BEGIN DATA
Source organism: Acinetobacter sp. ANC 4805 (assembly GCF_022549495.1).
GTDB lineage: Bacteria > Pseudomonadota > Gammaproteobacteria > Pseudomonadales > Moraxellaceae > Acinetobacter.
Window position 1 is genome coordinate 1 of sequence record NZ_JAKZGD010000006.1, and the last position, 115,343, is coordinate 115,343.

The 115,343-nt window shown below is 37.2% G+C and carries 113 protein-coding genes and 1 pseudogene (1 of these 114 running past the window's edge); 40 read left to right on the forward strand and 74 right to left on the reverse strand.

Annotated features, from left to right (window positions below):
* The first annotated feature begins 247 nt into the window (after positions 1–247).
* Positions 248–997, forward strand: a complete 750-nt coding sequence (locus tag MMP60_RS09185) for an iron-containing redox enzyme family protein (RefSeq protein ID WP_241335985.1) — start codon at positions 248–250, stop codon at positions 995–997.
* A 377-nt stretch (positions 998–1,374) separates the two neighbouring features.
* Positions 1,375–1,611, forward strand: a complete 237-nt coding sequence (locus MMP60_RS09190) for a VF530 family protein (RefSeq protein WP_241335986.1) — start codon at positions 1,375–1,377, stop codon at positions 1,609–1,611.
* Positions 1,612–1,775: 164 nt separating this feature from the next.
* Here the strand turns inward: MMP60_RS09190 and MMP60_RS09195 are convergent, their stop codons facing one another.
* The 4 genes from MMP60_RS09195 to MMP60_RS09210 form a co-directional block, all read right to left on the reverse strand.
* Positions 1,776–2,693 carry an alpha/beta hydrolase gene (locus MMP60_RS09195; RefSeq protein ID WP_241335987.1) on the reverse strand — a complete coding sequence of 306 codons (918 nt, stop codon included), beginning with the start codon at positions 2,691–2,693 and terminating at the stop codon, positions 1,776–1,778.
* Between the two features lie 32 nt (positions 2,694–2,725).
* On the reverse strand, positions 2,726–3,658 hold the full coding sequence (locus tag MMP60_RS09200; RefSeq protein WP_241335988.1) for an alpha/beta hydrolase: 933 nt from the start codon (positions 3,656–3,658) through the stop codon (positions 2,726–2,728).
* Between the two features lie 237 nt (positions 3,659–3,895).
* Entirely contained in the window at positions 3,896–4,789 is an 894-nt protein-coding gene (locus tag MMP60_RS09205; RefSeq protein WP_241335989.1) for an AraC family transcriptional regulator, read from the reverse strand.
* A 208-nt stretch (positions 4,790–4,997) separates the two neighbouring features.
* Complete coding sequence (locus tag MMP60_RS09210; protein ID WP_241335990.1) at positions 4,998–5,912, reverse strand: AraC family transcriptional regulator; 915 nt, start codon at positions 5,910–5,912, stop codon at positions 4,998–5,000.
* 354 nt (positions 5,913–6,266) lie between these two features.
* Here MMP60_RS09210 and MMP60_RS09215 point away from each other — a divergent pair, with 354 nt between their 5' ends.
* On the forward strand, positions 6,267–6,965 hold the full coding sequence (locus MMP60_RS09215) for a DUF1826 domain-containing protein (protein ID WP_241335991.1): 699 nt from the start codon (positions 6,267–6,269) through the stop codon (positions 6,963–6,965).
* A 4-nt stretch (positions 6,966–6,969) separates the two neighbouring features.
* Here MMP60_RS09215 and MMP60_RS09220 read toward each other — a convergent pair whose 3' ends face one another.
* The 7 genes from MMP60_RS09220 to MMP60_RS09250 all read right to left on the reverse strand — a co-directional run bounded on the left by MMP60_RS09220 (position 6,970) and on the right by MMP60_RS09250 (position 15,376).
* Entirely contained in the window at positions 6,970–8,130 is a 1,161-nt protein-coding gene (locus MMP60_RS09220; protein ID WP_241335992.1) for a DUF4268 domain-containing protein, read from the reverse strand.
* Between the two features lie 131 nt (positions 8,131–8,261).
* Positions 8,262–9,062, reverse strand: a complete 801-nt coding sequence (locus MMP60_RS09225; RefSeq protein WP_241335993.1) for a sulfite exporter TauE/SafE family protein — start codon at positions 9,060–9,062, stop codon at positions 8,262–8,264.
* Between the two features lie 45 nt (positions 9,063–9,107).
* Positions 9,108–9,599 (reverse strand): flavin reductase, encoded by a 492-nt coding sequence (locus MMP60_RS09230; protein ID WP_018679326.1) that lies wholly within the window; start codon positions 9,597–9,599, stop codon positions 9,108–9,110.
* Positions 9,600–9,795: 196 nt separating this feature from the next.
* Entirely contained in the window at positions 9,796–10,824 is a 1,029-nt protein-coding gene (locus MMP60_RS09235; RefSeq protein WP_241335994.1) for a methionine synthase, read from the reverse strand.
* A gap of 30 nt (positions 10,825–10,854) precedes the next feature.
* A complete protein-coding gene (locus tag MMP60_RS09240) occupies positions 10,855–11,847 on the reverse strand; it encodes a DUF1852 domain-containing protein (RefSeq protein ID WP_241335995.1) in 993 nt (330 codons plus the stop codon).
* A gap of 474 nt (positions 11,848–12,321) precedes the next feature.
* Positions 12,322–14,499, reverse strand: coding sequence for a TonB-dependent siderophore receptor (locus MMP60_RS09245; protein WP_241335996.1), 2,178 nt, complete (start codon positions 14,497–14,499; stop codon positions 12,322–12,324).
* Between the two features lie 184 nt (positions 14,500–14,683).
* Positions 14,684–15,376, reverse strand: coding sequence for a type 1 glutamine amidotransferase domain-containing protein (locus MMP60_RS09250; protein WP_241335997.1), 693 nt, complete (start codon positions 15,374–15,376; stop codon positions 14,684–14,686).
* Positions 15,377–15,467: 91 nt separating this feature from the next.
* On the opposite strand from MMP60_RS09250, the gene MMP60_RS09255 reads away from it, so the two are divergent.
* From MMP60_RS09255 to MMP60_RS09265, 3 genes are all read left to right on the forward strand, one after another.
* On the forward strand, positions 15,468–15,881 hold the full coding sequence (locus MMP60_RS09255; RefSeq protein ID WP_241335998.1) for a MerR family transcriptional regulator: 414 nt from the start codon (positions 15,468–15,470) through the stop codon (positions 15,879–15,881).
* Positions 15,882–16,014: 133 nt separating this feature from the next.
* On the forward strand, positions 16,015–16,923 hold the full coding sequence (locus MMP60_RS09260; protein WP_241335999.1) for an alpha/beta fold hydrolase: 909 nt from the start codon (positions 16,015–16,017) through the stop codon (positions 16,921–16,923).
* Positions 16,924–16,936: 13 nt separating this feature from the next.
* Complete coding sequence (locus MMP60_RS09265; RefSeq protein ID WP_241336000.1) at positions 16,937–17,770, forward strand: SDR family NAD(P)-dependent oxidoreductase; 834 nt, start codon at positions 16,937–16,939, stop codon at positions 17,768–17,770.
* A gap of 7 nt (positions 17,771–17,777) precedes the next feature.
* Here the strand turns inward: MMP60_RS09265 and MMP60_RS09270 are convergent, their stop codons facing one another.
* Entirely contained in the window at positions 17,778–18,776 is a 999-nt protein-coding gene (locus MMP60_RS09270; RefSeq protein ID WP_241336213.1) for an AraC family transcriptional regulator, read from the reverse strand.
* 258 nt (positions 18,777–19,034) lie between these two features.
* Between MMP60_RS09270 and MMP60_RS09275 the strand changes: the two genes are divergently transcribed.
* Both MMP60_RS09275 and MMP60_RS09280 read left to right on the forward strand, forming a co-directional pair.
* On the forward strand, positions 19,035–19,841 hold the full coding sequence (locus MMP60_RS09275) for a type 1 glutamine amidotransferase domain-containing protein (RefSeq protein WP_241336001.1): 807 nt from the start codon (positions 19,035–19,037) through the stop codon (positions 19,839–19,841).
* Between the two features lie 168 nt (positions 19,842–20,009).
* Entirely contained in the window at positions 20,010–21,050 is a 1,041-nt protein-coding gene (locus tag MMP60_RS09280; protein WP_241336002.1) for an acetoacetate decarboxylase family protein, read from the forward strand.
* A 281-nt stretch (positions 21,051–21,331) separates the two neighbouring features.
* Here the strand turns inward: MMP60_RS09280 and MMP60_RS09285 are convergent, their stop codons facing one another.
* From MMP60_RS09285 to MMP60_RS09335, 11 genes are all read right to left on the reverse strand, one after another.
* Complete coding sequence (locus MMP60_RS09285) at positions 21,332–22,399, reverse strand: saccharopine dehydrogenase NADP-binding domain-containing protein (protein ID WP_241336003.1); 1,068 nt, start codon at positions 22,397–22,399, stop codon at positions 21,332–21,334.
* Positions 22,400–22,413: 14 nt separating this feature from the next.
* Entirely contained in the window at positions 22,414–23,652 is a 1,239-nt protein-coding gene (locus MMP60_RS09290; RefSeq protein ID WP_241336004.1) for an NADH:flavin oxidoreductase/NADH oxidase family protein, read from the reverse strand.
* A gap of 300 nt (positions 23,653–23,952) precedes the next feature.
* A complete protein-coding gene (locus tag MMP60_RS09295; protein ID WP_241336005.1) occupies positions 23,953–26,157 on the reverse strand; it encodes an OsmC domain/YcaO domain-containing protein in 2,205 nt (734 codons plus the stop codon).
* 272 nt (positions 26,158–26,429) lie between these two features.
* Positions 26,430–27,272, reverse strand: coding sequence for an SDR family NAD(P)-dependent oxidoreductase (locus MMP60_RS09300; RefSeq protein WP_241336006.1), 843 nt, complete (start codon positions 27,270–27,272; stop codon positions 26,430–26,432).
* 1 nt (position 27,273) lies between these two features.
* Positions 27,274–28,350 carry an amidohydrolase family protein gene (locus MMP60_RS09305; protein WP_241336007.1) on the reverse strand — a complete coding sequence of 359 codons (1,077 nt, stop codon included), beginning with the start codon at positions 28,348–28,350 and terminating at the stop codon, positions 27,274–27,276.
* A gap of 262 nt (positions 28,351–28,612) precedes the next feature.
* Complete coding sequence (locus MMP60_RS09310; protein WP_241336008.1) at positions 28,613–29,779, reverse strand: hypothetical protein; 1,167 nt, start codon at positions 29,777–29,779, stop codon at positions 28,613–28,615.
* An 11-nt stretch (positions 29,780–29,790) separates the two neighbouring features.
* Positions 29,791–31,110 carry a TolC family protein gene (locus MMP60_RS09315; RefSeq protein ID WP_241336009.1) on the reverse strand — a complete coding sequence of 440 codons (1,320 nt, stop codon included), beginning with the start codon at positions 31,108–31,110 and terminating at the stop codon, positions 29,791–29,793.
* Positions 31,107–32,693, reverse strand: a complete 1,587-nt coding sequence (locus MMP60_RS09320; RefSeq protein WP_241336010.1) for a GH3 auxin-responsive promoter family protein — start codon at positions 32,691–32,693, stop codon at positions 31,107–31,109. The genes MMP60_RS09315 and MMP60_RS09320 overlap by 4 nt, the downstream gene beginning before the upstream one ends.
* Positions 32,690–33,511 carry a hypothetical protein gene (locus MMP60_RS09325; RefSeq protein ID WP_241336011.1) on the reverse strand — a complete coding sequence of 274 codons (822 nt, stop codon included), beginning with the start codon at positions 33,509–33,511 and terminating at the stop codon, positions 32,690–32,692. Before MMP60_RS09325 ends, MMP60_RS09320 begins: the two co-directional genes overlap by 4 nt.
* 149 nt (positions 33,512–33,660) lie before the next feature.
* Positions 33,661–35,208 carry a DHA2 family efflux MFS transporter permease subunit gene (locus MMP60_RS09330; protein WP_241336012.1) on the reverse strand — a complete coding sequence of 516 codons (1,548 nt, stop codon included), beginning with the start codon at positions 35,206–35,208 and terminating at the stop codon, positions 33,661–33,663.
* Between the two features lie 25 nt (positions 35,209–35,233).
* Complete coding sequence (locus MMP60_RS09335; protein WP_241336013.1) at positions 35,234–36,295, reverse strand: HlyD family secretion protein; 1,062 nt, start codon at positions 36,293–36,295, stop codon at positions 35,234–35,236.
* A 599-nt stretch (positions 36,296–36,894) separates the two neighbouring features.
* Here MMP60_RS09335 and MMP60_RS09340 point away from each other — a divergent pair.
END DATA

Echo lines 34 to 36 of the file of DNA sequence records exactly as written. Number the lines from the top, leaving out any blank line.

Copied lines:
* A complete protein-coding gene (locus tag MMP60_RS09240) occupies positions 10,855–11,847 on the reverse strand; it encodes a DUF1852 domain-containing protein (RefSeq protein ID WP_241335995.1) in 993 nt (330 codons plus the stop codon).
* A gap of 474 nt (positions 11,848–12,321) precedes the next feature.
* Positions 12,322–14,499, reverse strand: coding sequence for a TonB-dependent siderophore receptor (locus MMP60_RS09245; protein WP_241335996.1), 2,178 nt, complete (start codon positions 14,497–14,499; stop codon positions 12,322–12,324).